carol.’s guideline for identifying sub-optimal YA books:
1) Everyone is supermodel attractive, even the villains.
2) They all ‘smirk.’ (I believe there’s over 20 instances in this one).
I don’t really like to leave a less than raving review on a new author’s work, but since there isn’t much out there, I’ll share my thoughts. Though this does fall into paranormal territory, I picked it up because Ilona Andrews raved about it on a blog post. Of course, Andrews also recommends her BFF Jeanie Frost, who wrote Halfway to the Grave, so I knew there was potential for suck. But the free didn’t hurt, either.
Divided into three parts, I found myself experiencing diminishing returns. First section was very good, the second decent, and the third pretty much resulted in skimming. It follows a woman working as a waitress as she frees ghosts from the issues anchoring them to the earth. One night she runs into a ghost that has a more solid presence but still suffers from typical ghost amnesia. It turns out he and her angel chaperone recognize each other, which ends up being the basis for the first section.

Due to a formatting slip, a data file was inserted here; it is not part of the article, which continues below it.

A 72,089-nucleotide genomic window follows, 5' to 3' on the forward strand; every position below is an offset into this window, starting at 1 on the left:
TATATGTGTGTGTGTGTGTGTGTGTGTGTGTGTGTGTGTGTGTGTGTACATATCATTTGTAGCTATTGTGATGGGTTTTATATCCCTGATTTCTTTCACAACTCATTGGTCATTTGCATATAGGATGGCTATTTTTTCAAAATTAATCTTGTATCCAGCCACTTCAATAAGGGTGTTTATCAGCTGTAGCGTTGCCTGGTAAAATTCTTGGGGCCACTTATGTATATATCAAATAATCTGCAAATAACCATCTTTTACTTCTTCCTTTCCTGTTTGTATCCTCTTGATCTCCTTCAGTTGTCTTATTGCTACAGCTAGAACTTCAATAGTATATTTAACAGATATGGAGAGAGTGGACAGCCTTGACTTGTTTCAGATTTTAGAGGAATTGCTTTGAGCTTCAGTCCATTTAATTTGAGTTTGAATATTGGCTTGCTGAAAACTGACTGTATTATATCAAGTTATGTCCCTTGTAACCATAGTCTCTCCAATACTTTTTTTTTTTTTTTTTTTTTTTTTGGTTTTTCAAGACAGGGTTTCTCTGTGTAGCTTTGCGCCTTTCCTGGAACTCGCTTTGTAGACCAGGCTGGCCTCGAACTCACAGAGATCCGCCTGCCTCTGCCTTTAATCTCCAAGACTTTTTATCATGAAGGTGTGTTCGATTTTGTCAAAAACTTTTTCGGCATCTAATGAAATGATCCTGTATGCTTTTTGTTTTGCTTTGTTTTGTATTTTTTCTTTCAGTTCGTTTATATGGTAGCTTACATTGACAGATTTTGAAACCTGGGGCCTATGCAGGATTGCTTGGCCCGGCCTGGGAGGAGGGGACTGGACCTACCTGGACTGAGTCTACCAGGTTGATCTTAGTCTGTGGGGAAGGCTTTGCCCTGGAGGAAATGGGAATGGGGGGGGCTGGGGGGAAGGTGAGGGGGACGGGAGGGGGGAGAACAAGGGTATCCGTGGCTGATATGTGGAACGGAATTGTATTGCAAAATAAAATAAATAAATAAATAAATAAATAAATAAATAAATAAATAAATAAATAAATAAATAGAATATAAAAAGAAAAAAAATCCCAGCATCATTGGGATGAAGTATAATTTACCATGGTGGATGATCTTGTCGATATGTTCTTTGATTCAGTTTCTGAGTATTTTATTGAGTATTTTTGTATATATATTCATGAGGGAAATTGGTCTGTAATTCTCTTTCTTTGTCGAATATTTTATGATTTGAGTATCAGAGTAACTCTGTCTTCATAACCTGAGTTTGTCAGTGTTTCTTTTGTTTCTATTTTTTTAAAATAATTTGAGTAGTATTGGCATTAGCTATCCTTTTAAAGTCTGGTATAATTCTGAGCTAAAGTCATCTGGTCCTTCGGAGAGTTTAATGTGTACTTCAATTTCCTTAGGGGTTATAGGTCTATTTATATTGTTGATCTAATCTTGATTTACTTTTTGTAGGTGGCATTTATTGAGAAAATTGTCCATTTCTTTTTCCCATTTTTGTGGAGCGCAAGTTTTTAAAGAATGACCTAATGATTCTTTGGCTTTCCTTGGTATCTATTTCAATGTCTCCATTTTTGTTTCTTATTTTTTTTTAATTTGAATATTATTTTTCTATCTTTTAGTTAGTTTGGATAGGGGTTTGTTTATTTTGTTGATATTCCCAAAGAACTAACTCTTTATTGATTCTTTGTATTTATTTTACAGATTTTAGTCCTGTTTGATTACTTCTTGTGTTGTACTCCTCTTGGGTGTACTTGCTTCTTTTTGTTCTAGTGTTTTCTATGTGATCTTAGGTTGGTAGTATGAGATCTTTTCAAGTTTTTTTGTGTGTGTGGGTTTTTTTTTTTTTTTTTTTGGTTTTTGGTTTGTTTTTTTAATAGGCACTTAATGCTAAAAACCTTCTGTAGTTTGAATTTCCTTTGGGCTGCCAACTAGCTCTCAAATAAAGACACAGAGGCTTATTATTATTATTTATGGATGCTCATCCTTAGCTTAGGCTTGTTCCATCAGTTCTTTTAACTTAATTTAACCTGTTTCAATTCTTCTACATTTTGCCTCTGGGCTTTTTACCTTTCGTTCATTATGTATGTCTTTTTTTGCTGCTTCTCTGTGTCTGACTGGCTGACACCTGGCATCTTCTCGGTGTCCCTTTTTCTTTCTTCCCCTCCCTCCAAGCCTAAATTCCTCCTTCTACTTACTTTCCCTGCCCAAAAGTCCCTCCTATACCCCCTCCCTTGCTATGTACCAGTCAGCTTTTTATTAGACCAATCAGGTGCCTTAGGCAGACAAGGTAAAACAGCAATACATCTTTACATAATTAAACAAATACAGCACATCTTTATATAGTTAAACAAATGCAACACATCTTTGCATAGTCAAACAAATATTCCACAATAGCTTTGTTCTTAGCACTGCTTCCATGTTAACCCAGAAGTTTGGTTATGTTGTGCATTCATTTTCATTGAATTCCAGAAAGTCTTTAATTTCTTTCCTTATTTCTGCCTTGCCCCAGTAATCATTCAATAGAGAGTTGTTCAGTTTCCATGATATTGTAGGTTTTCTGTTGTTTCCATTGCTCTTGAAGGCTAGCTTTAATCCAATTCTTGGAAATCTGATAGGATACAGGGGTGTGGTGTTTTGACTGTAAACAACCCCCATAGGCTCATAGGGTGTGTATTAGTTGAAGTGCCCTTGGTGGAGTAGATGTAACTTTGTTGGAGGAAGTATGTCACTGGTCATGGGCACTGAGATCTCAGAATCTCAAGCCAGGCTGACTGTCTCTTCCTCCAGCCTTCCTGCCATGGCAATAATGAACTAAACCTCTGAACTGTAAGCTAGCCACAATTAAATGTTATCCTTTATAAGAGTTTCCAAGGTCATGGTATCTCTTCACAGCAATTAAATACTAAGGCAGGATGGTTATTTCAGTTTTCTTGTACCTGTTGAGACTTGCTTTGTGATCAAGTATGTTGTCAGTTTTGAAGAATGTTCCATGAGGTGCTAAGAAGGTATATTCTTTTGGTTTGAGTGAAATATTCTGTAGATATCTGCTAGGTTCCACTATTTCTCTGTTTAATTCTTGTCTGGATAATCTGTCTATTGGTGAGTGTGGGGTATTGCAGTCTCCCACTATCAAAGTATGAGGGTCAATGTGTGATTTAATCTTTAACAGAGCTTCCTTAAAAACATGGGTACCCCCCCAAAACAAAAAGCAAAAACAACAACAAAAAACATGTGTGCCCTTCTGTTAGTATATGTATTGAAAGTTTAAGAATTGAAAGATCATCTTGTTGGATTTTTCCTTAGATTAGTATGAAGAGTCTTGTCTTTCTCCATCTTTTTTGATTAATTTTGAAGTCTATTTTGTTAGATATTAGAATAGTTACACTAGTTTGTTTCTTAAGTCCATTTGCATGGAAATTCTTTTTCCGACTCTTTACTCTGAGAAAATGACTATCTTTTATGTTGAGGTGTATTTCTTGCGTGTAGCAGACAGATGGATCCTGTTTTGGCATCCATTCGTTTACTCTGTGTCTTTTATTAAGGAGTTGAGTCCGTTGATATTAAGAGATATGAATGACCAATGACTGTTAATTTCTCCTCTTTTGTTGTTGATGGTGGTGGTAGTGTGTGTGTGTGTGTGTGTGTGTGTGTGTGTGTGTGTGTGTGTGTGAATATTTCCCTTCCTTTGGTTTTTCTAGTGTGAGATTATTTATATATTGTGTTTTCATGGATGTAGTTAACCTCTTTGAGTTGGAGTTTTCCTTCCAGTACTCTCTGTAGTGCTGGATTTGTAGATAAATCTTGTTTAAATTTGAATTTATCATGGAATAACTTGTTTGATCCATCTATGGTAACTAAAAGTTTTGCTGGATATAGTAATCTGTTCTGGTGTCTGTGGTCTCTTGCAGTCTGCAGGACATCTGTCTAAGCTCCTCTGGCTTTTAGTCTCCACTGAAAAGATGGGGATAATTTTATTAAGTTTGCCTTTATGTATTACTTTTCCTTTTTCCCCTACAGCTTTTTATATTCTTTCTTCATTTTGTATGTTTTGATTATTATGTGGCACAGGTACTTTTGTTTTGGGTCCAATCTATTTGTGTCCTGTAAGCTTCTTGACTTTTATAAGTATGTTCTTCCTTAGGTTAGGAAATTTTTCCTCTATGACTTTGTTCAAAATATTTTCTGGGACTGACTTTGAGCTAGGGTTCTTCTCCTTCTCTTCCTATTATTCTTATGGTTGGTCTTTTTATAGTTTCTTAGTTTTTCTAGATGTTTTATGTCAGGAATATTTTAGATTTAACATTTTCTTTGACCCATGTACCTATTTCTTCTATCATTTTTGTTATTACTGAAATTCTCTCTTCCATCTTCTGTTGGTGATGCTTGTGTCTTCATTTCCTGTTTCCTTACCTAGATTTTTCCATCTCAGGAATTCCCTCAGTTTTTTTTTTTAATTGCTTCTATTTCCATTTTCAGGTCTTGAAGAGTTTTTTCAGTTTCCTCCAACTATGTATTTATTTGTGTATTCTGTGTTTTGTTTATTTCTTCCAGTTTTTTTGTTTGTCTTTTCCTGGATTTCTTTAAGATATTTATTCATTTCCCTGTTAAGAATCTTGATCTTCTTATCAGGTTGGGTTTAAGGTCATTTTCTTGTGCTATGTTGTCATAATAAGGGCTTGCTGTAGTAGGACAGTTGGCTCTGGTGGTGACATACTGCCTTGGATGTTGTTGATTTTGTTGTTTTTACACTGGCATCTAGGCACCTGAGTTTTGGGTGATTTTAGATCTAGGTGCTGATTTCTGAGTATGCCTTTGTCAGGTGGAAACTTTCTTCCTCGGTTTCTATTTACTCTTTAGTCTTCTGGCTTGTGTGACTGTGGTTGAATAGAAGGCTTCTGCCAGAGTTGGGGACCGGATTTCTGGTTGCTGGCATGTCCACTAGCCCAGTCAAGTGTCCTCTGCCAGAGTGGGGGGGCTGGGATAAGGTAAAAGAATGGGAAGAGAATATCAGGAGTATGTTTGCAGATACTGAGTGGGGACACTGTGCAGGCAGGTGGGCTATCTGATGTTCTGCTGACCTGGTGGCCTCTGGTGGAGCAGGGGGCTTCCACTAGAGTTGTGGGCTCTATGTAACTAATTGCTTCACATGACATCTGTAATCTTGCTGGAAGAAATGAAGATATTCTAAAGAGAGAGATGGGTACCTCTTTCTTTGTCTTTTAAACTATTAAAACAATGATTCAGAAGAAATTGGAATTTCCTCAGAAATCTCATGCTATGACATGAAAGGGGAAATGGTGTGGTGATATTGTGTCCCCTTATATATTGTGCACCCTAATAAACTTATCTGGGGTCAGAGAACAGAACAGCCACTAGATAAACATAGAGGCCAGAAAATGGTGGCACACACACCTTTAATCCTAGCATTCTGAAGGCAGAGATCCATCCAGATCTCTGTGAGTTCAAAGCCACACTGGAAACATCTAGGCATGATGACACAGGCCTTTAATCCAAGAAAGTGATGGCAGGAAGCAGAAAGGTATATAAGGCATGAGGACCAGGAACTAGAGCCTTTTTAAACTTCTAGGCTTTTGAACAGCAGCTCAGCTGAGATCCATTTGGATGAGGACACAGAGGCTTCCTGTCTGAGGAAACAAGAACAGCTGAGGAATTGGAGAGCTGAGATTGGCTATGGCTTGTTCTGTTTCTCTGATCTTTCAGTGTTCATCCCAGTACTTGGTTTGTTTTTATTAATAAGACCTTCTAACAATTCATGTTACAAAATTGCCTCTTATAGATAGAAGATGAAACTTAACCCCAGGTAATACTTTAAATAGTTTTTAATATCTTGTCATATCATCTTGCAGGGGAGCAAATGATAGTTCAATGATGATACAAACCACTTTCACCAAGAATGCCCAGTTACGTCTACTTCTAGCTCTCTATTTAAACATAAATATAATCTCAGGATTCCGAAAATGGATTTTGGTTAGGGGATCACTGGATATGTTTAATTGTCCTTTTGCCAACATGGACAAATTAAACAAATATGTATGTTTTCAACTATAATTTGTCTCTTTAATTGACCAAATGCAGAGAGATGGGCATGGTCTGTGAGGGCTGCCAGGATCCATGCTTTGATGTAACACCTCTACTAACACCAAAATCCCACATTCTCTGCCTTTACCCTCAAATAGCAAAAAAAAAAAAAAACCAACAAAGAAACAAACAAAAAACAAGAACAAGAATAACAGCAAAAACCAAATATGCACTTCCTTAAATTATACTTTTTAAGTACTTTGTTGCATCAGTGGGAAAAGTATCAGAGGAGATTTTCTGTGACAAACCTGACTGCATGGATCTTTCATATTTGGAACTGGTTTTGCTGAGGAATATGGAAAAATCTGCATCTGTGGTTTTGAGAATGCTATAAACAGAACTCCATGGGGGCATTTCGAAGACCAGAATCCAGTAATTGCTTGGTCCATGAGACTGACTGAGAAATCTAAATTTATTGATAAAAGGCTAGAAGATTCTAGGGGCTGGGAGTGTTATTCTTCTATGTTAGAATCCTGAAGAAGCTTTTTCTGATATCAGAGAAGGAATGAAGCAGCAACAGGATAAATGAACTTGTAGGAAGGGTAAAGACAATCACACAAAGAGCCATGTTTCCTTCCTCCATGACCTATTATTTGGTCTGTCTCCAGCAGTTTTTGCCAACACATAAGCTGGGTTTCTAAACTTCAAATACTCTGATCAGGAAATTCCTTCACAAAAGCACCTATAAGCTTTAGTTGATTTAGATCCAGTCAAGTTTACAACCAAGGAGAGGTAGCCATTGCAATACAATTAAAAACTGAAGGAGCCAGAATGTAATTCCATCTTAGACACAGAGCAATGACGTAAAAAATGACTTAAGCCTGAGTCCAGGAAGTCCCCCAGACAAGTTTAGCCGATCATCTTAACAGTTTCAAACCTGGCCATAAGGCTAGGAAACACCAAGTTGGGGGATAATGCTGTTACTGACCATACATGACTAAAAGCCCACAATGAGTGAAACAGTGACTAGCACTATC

Overall, the book was decent but still notable for genre tropes. Hot men everywhere. A female BFF that is largely in the background. Speshul powers. Insta-attraction that can’t be consummated. The first book is interesting enough to mitigate some of those issues, but by the time the battle in the third comes around, I had lost interest. TSTL mistakes in the second and third sections moved it into ‘vaguely annoying’ territory. Regarding world-building, it bothered me that (view spoiler)
For me, the story leading up to the start of the book has the potential to be the most interesting: how did she escort almost 200 souls on to their final destination? I certainly wouldn’t rule Kyoko out in the future, but as it is, parnormal is just not my genre. In that sense, Ilona is right: Kyoko probably would have hit it big had it been written 7 years ago when paranormal was at a height.